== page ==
Targeting angiogenesis in pancreatic cancer: Rationale and pitfalls

Department of Medicine, Dartmouth Hitchcock Medical Center and Dartmouth Medical School, Hanover, NH, USA.
Langenbeck s Archives of Surgery (Impact Factor: 2.19). 02/2008; 393(6):901-10. DOI: 10.1007/s00423-008-0280-z
Source: PubMed


INTRODUCTION: Pancreatic ductal adenocarcinoma (PDAC) is a highly aggressive cancer responsible for over 20% of deaths due to gastrointestinal malignancies. PDAC is usually diagnosed at an advanced stage which, in part, helps to explain its high resistance to chemotherapy and radiotherapy. In addition, the cancer cells in PDAC have a high propensity to metastasize and to aberrantly express several key regulators of angiogenesis and invasion. Chemotherapy has only provided a modest impact on mean survival and often induces side effects. Targeting angiogenesis alone or in combination with other modalities should be investigated to determine if it may provide for increased survival. MATERIALS AND METHODS: This review summarizes the alterations in PDAC that play a critical role in angiogenesis and provides an overview of current and therapeutic strategies that may be useful for targeting angiogenesis in this malignancy.

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Available from: Chery A Whipple, Sep 26, 2014
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    • "Unlike other cancers, PDAC has been considered a non-vascular cancer9. Nevertheless, multiple studies have provided ample evidence in support of a positive correlation between vascular density and PDAC progression8940. Moreover, studies find pancreatic cancer cells directly involved in modulation of tumor angiogenesis in vivo through paracrine-autocrine loops, and VEGF signaling has been considered a prime promoting factor9. "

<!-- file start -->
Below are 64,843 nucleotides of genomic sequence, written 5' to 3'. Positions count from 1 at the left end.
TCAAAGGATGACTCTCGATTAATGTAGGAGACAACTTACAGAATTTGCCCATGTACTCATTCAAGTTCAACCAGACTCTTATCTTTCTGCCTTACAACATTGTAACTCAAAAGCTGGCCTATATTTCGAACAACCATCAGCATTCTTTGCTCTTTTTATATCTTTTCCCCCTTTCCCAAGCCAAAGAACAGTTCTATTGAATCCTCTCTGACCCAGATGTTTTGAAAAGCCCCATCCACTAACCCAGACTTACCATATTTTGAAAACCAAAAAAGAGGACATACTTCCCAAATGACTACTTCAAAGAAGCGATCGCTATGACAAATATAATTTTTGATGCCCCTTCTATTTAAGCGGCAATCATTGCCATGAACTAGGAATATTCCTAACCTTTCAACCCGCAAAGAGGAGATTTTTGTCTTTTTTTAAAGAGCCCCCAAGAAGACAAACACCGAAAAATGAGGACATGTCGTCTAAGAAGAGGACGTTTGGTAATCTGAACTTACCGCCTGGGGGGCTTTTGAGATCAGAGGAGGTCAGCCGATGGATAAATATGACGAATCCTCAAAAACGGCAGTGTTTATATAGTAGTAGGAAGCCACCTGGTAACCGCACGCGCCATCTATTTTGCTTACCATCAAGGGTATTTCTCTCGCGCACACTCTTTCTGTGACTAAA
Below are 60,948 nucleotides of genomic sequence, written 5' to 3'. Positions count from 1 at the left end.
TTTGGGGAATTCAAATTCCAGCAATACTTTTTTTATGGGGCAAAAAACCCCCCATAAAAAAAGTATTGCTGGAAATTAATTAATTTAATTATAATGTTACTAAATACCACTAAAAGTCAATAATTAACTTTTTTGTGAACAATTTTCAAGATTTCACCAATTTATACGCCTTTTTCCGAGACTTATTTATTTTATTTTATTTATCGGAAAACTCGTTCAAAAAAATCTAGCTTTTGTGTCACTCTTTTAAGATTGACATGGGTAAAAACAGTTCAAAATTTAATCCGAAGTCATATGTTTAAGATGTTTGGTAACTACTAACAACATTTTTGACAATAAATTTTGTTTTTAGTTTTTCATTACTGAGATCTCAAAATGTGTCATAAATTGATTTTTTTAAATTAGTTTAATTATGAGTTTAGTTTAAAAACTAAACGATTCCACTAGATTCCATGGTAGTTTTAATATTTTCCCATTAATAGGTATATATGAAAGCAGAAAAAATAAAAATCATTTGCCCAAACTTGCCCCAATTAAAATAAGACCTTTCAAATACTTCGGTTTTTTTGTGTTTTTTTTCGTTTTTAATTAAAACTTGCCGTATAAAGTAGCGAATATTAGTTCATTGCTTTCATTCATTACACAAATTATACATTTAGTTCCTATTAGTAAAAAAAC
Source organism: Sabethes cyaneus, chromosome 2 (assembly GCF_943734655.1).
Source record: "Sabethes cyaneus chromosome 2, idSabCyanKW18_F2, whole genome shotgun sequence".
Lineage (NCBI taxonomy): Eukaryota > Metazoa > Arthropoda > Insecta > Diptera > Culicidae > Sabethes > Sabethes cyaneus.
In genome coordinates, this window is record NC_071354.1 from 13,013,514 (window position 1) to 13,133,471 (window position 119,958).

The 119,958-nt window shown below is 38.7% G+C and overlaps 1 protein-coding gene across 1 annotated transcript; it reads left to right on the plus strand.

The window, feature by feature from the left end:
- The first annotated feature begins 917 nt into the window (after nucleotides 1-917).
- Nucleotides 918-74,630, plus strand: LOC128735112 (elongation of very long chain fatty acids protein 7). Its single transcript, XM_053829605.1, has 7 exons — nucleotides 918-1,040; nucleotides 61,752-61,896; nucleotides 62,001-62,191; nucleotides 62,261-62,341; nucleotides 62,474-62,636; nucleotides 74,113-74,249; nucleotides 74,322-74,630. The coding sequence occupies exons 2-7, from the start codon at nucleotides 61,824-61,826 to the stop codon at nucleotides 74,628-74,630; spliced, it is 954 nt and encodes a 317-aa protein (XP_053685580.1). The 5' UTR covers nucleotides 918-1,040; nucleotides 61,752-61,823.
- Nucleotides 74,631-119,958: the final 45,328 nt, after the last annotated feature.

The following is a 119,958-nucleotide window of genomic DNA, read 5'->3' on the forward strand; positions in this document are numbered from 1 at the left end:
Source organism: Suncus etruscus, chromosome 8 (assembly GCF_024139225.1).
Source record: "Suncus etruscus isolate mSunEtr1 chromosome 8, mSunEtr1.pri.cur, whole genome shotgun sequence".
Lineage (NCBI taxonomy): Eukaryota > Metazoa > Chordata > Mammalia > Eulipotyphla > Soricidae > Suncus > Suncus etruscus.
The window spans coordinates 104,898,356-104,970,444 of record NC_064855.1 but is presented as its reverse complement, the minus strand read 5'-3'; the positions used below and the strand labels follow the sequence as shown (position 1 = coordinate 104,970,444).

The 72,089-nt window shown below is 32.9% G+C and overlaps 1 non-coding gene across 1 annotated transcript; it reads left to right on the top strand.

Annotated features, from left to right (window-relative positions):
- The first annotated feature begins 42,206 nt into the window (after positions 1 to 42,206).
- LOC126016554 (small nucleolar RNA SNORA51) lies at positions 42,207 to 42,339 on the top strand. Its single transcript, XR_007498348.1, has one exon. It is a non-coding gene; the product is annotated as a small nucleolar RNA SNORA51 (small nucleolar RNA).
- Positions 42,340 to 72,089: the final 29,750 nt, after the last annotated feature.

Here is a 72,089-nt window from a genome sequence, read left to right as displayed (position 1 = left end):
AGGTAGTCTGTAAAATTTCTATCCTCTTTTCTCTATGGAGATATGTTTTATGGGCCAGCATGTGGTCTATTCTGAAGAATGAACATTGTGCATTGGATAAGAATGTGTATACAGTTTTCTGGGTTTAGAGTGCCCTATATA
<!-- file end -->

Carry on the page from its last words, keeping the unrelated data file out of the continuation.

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    ABSTRACT: The complex signaling networks between cancer cells and adjacent endothelial cells make it challenging to unravel how cancer cells send extracellular messages to promote aberrant vascularization or tumor angiogenesis. Here, in vitro and in vivo models show that pancreatic cancer cell generated unique microenvironments can underlie endothelial cell migration and tumor angiogenesis. Mechanistically, we find that pancreatic cancer cell secreted CCN1/Cyr61 matricellular protein rewires the microenvironment to promote endothelial cell migration and tumor angiogenesis. This event can be overcome by Sonic Hedgehog (SHh) antibody treatment. Collectively, these studies identify a novel CCN1 signaling program in pancreatic cancer cells which activates SHh through autocrine-paracrine circuits to promote endothelial cell migration and tumor angiogenesis and suggests that CCN1 signaling of pancreatic cancer cells is vital for the regulation of tumor angiogenesis. Thus CCN1 signaling could be an ideal target for tumor vascular disruption in pancreatic cancer.
    Scientific Reports 05/2014; 4:4995. DOI:10.1038/srep04995 · 5.58 Impact Factor
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    • "chemotherapy (Verma et al, 2006; Whipple and Korc, 2008), and poor prognosis in PDAC patients (Hiraoka et al, 2010). "